For Love of Gothic Novels

Just a reminder that we’ll be discussing A Wrinkle in Time next Thursday, so if you haven’t read it yet, GET ON IT. (Seriously, though, it took me about four hours to get through. A major time sink this is not.)

Gothic novels seem to be going through a recent resurgence which warms the cockles of my cold, dead heart. (Dictionary definition of cockle: a bivalve mollusk. Ahahahahaha. It also can mean to wrinkle or ripple, none of which makes any sense.)

What is a gothic novel? Well. A gothic novel involves its hero/heroine, often a young, isolated person with no family, going into some sort of mysterious situation. There may be supernatural elements (ghosts, etc.) or not, or there may be what seems like supernatural elements that turn out to be something else. They often have elements of horror to them – unexplained noises, things that go bump in the night, dark secrets and pasts. Often times they take place in or are associated with castles or other dark, imposing architecture.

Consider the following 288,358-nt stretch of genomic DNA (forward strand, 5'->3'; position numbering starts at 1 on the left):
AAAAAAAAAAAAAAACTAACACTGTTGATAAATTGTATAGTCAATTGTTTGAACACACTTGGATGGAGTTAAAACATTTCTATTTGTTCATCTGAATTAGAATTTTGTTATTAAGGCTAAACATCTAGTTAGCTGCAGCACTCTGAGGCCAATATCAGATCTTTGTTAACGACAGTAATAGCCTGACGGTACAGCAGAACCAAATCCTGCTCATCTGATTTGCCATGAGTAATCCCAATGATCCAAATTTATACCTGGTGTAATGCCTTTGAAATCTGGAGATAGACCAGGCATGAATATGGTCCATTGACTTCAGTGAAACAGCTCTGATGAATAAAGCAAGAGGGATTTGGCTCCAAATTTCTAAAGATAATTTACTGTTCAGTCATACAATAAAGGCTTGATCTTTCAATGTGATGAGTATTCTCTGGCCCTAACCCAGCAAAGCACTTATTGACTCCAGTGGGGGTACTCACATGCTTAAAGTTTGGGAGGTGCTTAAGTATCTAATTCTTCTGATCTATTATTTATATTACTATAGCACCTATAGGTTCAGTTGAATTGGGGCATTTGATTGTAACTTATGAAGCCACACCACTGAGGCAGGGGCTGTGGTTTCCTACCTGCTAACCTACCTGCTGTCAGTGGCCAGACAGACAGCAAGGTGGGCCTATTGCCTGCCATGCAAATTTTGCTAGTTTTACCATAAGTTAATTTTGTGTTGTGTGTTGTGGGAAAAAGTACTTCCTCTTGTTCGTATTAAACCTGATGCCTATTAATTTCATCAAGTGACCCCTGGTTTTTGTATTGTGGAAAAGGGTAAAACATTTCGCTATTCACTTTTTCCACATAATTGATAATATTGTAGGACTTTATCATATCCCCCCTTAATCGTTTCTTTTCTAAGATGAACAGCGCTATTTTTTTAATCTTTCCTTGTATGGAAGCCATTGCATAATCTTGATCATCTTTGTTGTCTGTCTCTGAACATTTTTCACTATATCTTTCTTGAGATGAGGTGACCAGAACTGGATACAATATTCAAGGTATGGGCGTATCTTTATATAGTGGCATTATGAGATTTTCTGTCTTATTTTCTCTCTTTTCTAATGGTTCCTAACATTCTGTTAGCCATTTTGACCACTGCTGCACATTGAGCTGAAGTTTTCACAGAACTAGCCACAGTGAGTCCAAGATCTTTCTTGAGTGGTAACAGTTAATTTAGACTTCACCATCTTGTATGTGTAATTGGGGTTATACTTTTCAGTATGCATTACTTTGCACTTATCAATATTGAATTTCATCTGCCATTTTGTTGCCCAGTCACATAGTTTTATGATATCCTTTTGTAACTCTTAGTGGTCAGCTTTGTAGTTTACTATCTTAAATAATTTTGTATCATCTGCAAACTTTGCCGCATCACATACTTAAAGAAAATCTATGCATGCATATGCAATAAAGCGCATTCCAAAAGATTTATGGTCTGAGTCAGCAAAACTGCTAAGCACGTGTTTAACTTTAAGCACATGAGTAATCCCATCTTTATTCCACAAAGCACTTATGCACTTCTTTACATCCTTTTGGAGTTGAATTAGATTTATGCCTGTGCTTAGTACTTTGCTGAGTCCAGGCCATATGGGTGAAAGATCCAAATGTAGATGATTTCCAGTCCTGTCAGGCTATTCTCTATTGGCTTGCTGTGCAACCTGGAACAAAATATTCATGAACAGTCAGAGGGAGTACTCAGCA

Gothic novels were popular in the late 18th century and much of the 19th century, but then died out more or less. Some examples of gothic novels include Jane Eyre, The Mysteries of Udolpho, and many things written by Edgar Allan Poe.

Jane Austen even parodied the gothic novel in Northanger Abbey.

They’re sort of fun, though. The atmosphere and descriptions send chills down your spine, and you want to find out what those hidden secrets are, and what the evil plans involving the hero/ine are. So I’m quite pleased to see some new ones. I just read one that came out at the beginning of July: Dark Companion by Marta Acosta.

Modern gothics may move away from the castles and the moors, but there’s still a very definite feel to them. The isolation, the naive main character, the dark pasts. The feeling that something is going on behind the scenes, something sinister. Something you don’t want to be a part of, but can’t necessarily escape.

It was a dark and stormy night.

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